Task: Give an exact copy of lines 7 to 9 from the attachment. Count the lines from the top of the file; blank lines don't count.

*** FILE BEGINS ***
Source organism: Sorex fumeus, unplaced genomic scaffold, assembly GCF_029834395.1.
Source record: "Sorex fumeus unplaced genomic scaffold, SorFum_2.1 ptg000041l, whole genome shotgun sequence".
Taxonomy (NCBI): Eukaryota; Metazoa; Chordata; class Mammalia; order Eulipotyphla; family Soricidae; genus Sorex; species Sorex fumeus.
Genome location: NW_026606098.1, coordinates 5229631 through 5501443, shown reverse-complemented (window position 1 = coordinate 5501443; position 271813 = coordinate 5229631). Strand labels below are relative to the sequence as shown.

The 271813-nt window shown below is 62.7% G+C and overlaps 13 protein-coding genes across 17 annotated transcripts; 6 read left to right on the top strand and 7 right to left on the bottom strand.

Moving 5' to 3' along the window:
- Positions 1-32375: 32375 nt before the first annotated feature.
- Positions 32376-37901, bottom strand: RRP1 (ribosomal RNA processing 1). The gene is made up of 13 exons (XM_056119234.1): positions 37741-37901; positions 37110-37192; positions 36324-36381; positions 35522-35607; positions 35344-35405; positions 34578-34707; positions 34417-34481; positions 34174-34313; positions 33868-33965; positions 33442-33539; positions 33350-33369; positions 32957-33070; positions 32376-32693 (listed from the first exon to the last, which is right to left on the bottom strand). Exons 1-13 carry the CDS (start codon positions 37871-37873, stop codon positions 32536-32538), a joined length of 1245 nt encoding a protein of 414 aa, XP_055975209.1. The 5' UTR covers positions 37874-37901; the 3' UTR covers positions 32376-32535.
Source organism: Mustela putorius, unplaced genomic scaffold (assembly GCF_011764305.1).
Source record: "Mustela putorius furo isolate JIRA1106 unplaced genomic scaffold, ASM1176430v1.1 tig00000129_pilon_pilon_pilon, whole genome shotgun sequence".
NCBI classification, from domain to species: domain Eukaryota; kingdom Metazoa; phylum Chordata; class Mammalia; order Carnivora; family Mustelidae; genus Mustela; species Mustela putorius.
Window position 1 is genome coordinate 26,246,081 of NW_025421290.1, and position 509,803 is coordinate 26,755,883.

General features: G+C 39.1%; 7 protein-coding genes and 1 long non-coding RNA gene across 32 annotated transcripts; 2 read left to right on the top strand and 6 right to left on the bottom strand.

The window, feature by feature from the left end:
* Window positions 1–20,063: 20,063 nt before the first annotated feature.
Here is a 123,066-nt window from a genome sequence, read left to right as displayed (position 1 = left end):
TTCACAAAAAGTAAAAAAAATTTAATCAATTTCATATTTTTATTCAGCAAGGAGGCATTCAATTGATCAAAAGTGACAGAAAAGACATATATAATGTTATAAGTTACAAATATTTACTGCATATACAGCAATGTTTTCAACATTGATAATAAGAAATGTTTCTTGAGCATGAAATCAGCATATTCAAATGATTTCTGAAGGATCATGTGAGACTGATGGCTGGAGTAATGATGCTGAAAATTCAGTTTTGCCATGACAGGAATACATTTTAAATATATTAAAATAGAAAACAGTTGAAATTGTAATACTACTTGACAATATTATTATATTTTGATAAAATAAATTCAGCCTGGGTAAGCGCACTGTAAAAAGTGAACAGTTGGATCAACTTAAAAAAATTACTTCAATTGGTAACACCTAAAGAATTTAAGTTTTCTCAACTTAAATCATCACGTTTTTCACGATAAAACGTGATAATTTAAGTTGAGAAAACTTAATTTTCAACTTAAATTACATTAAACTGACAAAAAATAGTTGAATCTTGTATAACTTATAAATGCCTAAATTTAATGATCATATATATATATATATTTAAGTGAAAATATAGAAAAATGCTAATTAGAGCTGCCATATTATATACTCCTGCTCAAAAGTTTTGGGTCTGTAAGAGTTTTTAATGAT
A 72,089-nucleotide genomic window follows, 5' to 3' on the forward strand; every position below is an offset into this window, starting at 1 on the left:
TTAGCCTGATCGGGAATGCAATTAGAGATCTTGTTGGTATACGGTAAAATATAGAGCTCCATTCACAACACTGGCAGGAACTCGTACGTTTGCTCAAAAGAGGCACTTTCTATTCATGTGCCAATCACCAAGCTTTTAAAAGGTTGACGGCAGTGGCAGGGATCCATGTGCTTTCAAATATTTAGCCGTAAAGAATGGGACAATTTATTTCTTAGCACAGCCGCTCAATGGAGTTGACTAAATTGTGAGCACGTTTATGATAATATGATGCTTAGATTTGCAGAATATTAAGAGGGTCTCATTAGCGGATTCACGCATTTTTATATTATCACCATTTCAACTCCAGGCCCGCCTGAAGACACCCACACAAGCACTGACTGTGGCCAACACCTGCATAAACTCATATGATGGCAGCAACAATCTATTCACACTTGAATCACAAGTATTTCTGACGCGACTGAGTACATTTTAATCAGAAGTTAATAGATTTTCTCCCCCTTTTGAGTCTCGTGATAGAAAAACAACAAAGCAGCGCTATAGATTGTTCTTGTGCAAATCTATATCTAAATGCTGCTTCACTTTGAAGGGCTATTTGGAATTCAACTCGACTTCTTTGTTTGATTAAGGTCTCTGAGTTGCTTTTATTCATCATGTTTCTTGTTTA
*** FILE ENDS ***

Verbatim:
- Positions 1-32375: 32375 nt before the first annotated feature.
- Positions 32376-37901, bottom strand: RRP1 (ribosomal RNA processing 1). The gene is made up of 13 exons (XM_056119234.1): positions 37741-37901; positions 37110-37192; positions 36324-36381; positions 35522-35607; positions 35344-35405; positions 34578-34707; positions 34417-34481; positions 34174-34313; positions 33868-33965; positions 33442-33539; positions 33350-33369; positions 32957-33070; positions 32376-32693 (listed from the first exon to the last, which is right to left on the bottom strand). Exons 1-13 carry the CDS (start codon positions 37871-37873, stop codon positions 32536-32538), a joined length of 1245 nt encoding a protein of 414 aa, XP_055975209.1. The 5' UTR covers positions 37874-37901; the 3' UTR covers positions 32376-32535.
Source organism: Mustela putorius, unplaced genomic scaffold (assembly GCF_011764305.1).